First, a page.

Quercetin, a flavonoid compound, has been reported to induce apoptosis in cancer cells, but its anti-inflammatory effects, which are also closely linked with apoptosis, if any, on non-small-cell lung cancer (NSCLC) have not so far been critically examined. In this study, we tried to determine if quercetin had any demonstrable anti-inflammatory potential, which also could significantly contribute to inducing apoptosis in a NSCLC cell line, A549.
In this context, several assays, including cytotoxicity, flow cytometry and fluorimetry, were done. Gene expression was analyzed by using a western blot analysis.
Results revealed that quercetin could induce apoptosis in A549 cells through mitochondrial depolarization by causing an imbalance in B-cell lymphoma 2/ Bcl2 Antagonist X (Bcl2/Bax) ratio and by down-regulating the interleukine-6/signal transducer and activator of transcription 3 (IL-6/STAT3) signaling pathway. An analysis of the data revealed that quercetin could block nuclear factor kappa-light-chain-enhancer of activated B cells (NF-κB) activity at early hours, which might cause a down-regulation of the IL-6 titer, and the IL-6 expression, in turn, could inhibit p-STAT3 expression. Down-regulation of both the STAT3 and the NF-κB expressions might, therefore, cause down-regulation of Bcl2 activity because both are major upstream effectors of Bcl2. Alteration in Bcl2 responses might result in an imbalance in the Bcl2/Bax ratio, which could ultimately bring about mitochondria mediated apoptosis in A549 cells.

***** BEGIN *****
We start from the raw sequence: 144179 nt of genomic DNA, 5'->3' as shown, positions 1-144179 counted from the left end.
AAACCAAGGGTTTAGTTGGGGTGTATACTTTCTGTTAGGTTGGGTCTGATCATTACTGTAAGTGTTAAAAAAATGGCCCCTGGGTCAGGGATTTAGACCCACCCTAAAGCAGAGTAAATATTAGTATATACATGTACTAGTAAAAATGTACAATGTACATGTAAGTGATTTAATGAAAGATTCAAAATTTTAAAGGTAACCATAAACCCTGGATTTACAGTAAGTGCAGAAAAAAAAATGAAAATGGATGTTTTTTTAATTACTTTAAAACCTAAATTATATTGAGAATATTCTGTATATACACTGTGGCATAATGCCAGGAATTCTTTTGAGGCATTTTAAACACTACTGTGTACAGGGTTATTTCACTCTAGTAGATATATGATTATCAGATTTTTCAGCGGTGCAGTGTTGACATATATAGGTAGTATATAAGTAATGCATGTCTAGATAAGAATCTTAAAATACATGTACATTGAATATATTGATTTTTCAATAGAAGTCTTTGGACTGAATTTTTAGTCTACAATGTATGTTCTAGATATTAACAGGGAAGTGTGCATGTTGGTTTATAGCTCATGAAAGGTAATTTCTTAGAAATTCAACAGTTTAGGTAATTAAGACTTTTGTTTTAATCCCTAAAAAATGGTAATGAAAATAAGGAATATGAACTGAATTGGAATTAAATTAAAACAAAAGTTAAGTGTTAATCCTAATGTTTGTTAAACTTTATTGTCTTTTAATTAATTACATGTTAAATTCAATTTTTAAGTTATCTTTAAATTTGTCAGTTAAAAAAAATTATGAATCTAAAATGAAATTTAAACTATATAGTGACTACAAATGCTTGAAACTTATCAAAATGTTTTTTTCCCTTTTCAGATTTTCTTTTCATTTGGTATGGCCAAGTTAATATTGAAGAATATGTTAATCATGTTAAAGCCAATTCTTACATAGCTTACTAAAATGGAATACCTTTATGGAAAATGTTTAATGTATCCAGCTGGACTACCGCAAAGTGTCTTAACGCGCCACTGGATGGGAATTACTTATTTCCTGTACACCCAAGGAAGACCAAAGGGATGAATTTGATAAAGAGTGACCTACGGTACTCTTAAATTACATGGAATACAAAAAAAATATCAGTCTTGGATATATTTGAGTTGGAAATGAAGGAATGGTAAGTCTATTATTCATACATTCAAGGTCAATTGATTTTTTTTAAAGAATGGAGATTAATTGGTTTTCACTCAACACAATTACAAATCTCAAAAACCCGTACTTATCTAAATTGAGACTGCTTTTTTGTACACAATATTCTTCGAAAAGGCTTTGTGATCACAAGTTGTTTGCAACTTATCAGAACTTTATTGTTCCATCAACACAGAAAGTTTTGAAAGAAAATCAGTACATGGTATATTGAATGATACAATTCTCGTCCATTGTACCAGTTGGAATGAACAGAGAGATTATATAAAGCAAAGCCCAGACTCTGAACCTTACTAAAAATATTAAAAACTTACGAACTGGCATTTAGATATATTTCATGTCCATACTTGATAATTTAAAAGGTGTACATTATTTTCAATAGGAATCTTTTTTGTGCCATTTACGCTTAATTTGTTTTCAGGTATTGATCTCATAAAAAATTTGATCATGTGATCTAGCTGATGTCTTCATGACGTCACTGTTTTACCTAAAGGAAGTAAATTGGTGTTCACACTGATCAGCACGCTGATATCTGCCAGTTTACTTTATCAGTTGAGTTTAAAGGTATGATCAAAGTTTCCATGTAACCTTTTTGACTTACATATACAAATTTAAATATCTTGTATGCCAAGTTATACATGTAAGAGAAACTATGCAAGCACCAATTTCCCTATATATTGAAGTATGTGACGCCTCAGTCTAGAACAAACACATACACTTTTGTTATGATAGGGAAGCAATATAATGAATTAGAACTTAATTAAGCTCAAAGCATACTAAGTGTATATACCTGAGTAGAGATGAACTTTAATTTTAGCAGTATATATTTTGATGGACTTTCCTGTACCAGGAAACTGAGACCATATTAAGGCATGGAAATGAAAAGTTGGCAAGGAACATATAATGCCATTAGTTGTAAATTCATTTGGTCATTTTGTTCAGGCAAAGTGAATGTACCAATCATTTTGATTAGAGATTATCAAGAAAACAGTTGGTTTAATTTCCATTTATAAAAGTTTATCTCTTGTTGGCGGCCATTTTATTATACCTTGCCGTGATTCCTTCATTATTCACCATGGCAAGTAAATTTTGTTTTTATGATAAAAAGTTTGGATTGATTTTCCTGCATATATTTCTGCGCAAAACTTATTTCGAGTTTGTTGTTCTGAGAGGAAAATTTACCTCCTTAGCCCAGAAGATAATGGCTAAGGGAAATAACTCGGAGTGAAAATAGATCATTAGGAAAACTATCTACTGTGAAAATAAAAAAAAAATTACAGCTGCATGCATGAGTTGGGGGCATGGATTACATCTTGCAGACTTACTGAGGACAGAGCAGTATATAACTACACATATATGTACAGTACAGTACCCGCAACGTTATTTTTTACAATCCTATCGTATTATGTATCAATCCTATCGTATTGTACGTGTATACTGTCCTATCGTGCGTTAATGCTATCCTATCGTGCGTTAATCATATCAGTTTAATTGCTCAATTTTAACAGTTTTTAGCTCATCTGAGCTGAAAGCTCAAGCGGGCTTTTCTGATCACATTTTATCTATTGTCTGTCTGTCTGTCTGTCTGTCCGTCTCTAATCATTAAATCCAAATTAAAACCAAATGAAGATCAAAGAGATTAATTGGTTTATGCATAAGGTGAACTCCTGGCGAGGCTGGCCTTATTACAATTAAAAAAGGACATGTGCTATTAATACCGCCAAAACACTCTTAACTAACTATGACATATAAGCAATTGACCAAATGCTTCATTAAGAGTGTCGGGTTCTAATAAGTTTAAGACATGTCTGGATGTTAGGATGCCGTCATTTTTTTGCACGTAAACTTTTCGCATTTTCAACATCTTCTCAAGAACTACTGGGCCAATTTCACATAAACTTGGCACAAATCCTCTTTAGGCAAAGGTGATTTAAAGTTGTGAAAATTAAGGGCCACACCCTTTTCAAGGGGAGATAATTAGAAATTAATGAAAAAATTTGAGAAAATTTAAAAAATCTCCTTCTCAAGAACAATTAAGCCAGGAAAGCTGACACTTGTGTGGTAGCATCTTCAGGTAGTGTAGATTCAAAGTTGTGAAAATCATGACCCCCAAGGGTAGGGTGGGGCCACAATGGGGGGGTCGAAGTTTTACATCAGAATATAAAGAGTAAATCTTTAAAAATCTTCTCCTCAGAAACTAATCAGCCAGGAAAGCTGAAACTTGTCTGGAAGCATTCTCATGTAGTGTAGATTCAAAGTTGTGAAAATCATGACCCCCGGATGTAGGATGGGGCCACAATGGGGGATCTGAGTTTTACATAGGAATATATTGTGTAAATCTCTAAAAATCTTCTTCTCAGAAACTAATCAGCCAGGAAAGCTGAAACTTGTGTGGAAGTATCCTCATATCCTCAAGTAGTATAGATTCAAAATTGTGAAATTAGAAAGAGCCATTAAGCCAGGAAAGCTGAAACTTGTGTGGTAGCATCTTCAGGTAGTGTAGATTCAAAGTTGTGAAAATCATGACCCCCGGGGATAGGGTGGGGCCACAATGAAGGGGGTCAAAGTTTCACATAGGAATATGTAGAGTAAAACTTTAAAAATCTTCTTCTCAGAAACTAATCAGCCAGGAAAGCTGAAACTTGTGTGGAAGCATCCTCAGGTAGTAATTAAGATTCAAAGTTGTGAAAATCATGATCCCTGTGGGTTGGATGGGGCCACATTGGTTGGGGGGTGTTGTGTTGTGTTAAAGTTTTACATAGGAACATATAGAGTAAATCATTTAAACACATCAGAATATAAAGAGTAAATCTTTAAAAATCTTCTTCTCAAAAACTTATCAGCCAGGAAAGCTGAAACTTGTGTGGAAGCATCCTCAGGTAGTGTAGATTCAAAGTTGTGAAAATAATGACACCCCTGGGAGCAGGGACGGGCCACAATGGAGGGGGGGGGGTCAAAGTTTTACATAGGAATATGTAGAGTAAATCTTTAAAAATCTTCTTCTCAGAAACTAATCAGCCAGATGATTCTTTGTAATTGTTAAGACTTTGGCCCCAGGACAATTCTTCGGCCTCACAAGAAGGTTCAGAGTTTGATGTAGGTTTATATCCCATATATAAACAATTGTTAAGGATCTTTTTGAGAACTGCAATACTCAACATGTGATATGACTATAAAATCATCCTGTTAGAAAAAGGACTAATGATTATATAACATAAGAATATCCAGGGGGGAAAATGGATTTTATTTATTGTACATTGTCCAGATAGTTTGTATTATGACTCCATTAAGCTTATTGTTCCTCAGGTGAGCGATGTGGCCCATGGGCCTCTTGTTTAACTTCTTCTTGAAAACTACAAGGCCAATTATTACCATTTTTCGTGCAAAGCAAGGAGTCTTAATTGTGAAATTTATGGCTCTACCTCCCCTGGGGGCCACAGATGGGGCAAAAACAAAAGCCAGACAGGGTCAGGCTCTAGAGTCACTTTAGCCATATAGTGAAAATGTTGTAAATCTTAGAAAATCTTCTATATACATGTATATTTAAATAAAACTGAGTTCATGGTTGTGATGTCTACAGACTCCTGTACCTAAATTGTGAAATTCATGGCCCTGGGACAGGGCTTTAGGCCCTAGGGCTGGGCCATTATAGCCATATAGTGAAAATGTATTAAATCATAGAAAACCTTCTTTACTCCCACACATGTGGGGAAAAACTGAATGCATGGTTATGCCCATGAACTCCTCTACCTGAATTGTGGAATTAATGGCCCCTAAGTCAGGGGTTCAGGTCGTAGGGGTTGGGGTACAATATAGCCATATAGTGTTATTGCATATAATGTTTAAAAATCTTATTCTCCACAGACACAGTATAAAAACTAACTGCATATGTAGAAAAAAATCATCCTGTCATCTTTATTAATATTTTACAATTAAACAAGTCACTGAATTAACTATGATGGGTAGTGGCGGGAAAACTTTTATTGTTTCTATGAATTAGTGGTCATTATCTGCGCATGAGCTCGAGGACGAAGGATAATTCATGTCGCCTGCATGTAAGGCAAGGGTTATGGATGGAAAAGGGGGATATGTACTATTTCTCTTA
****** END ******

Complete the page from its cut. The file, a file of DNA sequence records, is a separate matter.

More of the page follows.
Overall, the finding of this study indicates that a quercetin induced anti-inflammatory pathway in A549 cells appeared to make a significant contribution towards induction of apoptosis in NSCLC and, thus, may have a therapeutic use such as a strong apoptosis inducer in cancer cells.
Non-small-cell lung cancer (NSCLC) is one of the leading causes of cancer death worldwide . Various molecules, including flavonoids, have been reported to be useful in treating NSCLC [2-3, 4]. Quercetin, a polyphenolic flavonoid, is found in many medicinal plants such as Euonymus alatus, Thuja occidentalis, etc. and in edible foods such as red onions, apples, broccoli, etc . Quercetin has already been reported to be beneficial in preventing several cancers, including lung cancer [4, 6]. However, the mechanism of action of this chemopreventive flavonoid, quercetin, has never been studied in details, especially against NSCLC.
Increased synthesis of inflammatory cytokines in the tumor’s microenvironment helps NSCLC cells to maintain their survivability against all types of diverse conditions [7, 8]. Interleukine-6 (IL-6) is one of the major cytokines that promotes inflammatory responses in the tumor’s microenvironment . IL-6 helps cancer cells to proliferate in an uncontrolled manner by ignoring apoptotic signals [7, 8]. Activation of nuclear factor kappa-light-chain-enhancer of activated B cells (NF-κB), a key upstream effector molecule of IL-6 , is directly linked with elevated titer of IL-6. Therefore, this particular cytokine, IL-6, and its upstream effector molecule, NF-κB, are found to be over expressed during uncontrolled cell proliferation and cell survivability of NSCLC cells.
IL-6 activates several downstream signaling molecules, including signal transducer and activator of transcription 3 (STAT3), that in turn promote inflammatory responses and help the cancer cells to maintain proper homeostasis , thus accelerating the lung tumorigenesis process [12, 13]. On the other hand, up-regulation of major signaling molecules such as NF-κB and STAT3 is known to maintain the regulation of the B-cell lymphoma 2 (Bcl2) family proteins or more specifically the expression of a major anti-apoptotic gene, Bcl2 [14, 15]. An up-regulated Bcl2 synthesis, thus, helps in maintaining its ratio to the Bcl-2 Antagonist X (Bax) molecule, which, therefore, retains the mitochondrial integrity that is needed for the survivability of cancer cells [16, 17].